The new lawyer for an integrated ASEAN

my Trade Tripper column in the previous weekend issue of BusinessWorld:

Last week, the Association of Southeast Asian Nations (ASEAN) Law Association’s General Assembly had ASEAN integration as a main focus of the discussions. At the event, Senate President Franklin Drilon threw out the following query: “As the integration calls for a free exchange of resources, we must ask ourselves: what does integration mean to the legal profession? What is its impact to the practice of law? In this era of integration, the ASEAN lawyer must learn to navigate multiple legal jurisdictions.”

Indeed. And many have tried to address this evolving world, some suggesting liberalizing the legal profession (as Senator Drilon does). Others believe in making legal education “internationalized.” And some would have it specialized technically. With due respect, I believe such ideas miss the point.

First off, liberalization of the legal profession, of having a regulatory framework allowing foreign lawyers license to appear before local tribunals, is a pipe dream. Most national Bar associations will pay lip service to the idea but privately reject it. Frankly, nobody really sees the point of having a foreigner appear as counsel for a local court case. Clients won’t either.

But, the ironic thing is that lawyers have been “practicing” law in other countries for years.

This is true for many lawyers from any country: due to developments in international law and technology, law practice has long gone cross-border. Usually calling themselves “consultants,” they work in other countries giving advice or opinions on tax, customs, trade and international law issues to multinational corporations and international organizations. Foreign (including Filipino) lawyers have also risen as top executives in the Asian corporate world. All this without needing a law license from other countries.

The fact is, lawyers have outgrown courtrooms.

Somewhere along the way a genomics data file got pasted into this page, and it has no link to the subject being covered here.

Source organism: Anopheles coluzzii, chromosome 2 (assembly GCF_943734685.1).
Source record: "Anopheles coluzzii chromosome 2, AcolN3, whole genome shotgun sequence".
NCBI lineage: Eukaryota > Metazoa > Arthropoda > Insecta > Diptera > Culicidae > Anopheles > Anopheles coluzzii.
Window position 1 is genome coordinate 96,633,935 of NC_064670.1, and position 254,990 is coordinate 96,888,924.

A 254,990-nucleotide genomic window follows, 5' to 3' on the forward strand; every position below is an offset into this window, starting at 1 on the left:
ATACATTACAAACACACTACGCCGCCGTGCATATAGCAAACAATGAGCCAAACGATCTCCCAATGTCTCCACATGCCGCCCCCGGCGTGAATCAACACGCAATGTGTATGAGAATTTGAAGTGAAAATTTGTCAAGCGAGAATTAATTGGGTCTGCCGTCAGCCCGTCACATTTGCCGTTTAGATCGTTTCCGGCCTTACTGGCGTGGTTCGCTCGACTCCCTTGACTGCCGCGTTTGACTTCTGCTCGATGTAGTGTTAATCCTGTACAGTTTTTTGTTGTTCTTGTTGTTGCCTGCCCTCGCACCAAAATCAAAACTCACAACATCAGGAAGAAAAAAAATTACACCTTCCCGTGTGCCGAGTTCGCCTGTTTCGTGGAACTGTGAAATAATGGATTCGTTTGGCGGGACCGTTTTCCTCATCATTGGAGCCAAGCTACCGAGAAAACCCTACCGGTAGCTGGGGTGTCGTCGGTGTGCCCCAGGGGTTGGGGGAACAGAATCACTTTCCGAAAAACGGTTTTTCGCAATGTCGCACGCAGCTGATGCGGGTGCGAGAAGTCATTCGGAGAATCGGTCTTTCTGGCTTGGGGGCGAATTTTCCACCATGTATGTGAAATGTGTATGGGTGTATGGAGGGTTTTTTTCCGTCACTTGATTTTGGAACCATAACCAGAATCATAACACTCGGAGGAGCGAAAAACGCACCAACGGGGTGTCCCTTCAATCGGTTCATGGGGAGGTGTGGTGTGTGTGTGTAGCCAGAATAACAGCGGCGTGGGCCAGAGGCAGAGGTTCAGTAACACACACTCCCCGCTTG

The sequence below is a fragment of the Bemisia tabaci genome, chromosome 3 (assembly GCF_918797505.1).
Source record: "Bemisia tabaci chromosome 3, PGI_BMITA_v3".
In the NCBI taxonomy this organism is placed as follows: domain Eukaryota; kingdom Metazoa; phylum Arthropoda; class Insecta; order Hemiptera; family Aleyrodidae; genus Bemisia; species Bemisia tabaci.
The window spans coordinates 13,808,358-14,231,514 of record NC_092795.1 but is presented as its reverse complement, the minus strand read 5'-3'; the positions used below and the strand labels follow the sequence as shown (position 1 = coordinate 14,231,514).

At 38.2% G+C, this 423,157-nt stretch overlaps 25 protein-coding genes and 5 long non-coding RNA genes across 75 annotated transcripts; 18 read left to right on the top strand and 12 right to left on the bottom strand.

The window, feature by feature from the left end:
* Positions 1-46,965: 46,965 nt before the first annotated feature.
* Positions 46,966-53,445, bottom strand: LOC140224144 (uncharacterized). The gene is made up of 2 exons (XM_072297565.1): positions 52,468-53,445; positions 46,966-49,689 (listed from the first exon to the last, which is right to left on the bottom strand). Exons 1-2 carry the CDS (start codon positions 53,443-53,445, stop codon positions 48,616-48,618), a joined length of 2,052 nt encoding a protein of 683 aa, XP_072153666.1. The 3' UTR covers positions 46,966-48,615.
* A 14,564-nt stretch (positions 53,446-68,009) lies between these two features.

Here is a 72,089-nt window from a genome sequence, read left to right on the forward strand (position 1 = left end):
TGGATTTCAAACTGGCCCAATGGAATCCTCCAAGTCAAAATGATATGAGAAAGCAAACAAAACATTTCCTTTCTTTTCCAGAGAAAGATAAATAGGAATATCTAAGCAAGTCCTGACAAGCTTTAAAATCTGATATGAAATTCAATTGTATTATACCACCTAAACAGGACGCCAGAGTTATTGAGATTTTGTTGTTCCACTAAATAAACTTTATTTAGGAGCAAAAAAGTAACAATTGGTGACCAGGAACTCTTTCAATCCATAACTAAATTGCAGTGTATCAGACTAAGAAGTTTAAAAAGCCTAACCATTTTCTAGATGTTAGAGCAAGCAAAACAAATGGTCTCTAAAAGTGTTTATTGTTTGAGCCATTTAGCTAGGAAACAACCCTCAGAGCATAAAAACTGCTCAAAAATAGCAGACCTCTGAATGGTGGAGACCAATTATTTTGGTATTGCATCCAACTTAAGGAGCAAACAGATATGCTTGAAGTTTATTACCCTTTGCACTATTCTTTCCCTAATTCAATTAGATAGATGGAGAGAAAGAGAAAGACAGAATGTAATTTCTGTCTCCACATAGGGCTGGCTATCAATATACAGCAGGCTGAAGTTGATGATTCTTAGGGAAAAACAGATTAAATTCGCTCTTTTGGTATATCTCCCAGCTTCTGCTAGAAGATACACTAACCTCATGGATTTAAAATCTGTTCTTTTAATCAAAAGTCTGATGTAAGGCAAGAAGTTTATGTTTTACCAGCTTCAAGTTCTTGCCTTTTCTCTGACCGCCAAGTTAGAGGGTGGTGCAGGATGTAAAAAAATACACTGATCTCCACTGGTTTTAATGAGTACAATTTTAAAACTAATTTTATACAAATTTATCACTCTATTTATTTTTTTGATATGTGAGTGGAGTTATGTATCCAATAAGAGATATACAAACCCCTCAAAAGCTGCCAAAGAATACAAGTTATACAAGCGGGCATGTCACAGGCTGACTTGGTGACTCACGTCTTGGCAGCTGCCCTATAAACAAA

A study carried out by Reed Smith and KPMG finds top global corporations increasingly looking to the legal profession to fill senior management roles. Indeed, “CEOs with a legal background are currently represented on the boards of a broad range of industries including aerospace, pharma, publishing, retail, and oil and gas.”

The number of companies headed (or recently headed) by lawyers is perhaps reflective of the increasingly responsible and ethical modern business environment. A mere cursory list will include: Goldman Sachs, Bank of America, Cisco, Toys ’R’ Us, Nokia, Home Depot, Burger King, Pfizer, Fannie Mae, Delta Airlines, among others. Locally, there’s GMA-7.

Just in the recent past, the world’s top economic institutions were all headed not by economists or bankers but by lawyers: Pascal Lamy (World Trade Organization), Robert Zoellick (World Bank), Christine Laggard (International Monetary Fund). Former US treasury secretaries (the equivalent of our finance secretary) were both lawyers: James Baker III and Robert Rubin.

University of Asia and the Pacific’s (UA&P) School of Law and Governance has been ahead of the curve in this regard, foreseeing the need to develop lawyers with the skill sets and intellectual flexibility that enable them to work in courtrooms or boardrooms, in and out of the country.

Furthermore, UA&P’s School of Law and Governance has “governance” in its name for a reason. Borrowing from Columbia Law School’s Dean David Schizer (in a Financial Times interview in 2013): “Lawyers play a critical role in policy, particularly when it comes to shaping the rules that govern business practices.”

And more significantly, Dean Schizer points out: “You want the people who run the organization to think like lawyers; and you want the lawyers to think like people who run the organization.” This, he argues, “should inform how the law is taught because graduates often end up not as practicing lawyers but running businesses.”

Hence UA&P’s brand of legal education. US Justice Felix Frankfurter once said: “No one can be a truly competent lawyer unless he is a cultivated man.” The point is a liberal arts-oriented legal education. Doubtless one must pass the Bar exams and one should indeed prepare for it. But a law career goes beyond the Bar.